Impact and Potential of the Residential Wood Heating Tax Credit

May 27, 2021 @ 1:00 pm – 3:00 pm
$0 to $100
Peter Thompson
202 596-9743 X02


The Biomass Thermal Energy Council (BTEC) is holding the 2021 Biomass Thermal Summit as a series of weekly programs on Thursdays between May 6th and June 10th  to discuss the contributions that biomass thermal energy can make to mitigate climate change and to discuss policy and regulatory solutions to expand the industry’s beneficial impacts, create new markets for woody biomass resources and the environmental benefits of closed-loop forestry and agricultural industry.

Biomass for heat provides a locally sourced, renewable heating fuel for homes, businesses and municipalities across the country, enabling the transition away from fossil fuels for heat. The inclusion of biomass heating technologies in federal tax, natural resource, and energy policy aids in achieving climate, air quality and environmental goals. The purpose of this Summit is to continue the dialogue between the industry and federal policymakers on the role of wood heating as a decarbonization pathway for thermal energy.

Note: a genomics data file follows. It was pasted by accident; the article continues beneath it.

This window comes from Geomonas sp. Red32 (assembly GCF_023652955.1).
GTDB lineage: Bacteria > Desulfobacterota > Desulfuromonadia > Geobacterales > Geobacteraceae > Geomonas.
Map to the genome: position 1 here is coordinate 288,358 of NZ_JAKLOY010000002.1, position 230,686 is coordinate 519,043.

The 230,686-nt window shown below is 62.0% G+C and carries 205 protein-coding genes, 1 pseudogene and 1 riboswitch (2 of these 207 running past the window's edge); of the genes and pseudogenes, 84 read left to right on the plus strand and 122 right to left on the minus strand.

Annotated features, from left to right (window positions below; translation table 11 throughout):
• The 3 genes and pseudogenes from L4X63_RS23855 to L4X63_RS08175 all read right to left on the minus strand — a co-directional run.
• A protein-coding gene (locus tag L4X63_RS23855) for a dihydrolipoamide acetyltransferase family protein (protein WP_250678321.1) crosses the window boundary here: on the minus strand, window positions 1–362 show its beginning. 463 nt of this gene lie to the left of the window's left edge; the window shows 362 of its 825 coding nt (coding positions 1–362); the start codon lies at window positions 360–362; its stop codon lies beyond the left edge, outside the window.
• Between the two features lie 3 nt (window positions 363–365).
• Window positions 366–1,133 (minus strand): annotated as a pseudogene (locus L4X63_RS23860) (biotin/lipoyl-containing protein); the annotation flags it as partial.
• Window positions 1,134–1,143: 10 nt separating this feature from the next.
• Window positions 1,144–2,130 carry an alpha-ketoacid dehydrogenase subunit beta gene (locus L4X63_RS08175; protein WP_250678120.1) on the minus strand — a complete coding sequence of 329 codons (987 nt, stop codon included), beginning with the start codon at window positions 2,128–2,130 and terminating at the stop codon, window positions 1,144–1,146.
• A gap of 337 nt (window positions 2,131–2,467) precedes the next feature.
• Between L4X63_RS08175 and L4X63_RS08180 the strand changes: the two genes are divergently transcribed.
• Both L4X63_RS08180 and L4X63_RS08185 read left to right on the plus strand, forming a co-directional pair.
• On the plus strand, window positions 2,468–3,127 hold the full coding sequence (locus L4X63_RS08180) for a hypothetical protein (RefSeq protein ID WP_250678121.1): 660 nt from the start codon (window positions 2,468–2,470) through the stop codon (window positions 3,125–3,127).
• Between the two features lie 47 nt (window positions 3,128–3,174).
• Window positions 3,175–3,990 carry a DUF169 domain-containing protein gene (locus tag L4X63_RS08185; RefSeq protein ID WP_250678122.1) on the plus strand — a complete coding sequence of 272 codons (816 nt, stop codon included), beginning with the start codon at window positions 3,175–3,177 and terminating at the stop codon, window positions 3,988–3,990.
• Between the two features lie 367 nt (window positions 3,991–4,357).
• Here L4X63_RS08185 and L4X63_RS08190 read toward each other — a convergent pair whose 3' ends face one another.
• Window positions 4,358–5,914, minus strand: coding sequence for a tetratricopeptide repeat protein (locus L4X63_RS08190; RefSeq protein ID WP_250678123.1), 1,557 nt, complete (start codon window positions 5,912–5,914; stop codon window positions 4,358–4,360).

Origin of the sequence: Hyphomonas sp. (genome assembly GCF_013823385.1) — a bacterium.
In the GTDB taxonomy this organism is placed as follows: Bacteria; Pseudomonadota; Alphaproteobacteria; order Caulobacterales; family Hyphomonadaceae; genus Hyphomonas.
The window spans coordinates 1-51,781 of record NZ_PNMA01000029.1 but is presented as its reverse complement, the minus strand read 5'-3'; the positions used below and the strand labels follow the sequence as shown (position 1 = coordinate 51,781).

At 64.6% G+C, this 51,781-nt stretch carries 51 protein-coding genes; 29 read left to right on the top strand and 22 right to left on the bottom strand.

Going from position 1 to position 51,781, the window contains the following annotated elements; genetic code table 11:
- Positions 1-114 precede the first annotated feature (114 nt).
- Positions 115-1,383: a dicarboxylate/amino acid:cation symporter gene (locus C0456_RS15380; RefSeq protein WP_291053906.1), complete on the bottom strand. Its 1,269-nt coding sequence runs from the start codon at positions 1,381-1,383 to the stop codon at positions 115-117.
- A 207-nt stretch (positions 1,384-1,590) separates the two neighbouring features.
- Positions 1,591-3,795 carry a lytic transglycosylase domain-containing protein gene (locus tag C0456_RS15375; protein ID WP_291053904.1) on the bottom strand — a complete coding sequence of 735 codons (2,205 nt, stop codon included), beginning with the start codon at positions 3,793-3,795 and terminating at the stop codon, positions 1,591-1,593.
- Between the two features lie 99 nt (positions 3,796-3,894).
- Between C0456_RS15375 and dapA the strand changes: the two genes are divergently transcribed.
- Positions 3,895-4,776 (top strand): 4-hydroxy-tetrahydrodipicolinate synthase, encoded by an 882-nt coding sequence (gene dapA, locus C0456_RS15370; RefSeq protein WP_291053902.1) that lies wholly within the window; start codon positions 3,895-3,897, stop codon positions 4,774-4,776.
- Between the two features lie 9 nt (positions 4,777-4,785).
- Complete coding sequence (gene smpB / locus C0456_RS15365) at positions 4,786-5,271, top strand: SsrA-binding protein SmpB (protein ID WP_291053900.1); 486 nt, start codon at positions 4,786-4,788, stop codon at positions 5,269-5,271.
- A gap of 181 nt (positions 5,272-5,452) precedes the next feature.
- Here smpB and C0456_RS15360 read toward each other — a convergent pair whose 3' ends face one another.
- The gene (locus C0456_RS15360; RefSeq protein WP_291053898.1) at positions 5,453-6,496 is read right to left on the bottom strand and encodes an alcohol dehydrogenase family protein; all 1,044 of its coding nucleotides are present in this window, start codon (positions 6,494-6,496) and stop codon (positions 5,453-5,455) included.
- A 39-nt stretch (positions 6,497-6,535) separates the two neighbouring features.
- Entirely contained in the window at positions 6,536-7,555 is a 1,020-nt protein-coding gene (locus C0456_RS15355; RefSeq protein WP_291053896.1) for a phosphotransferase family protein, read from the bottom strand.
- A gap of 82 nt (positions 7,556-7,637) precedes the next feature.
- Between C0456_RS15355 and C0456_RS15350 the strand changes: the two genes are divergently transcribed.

The fourth session of the Summit will be held on Thursday, May 27th at 1 pm to discuss the Impact and Potential of the Residential Wood Heating Tax Credit

The 26% tax credit for high efficiency wood and pellet heaters is expected to drive more sales of the more expensive and more efficient heaters. This panel will look at how well it will achieve its intended results, and how it may fall short. Should incentives be based on efficiency, instead of emissions, or be more targeted in other ways? Could this incentive be paired with a national change-out program?


  • Moderator: John Ackerly, President, Alliance for Green Heat
  • Mark Shmorhun, Technology Manager, Bioenergy Technologies Office at the U.S. Department of Energy
  • TBD, Maine Energy Systems (invited)
  • TBD, Travis Industries (invited)

To take part in the Summit, register at

BTEC members, government agency representatives and academic researchers can register for free.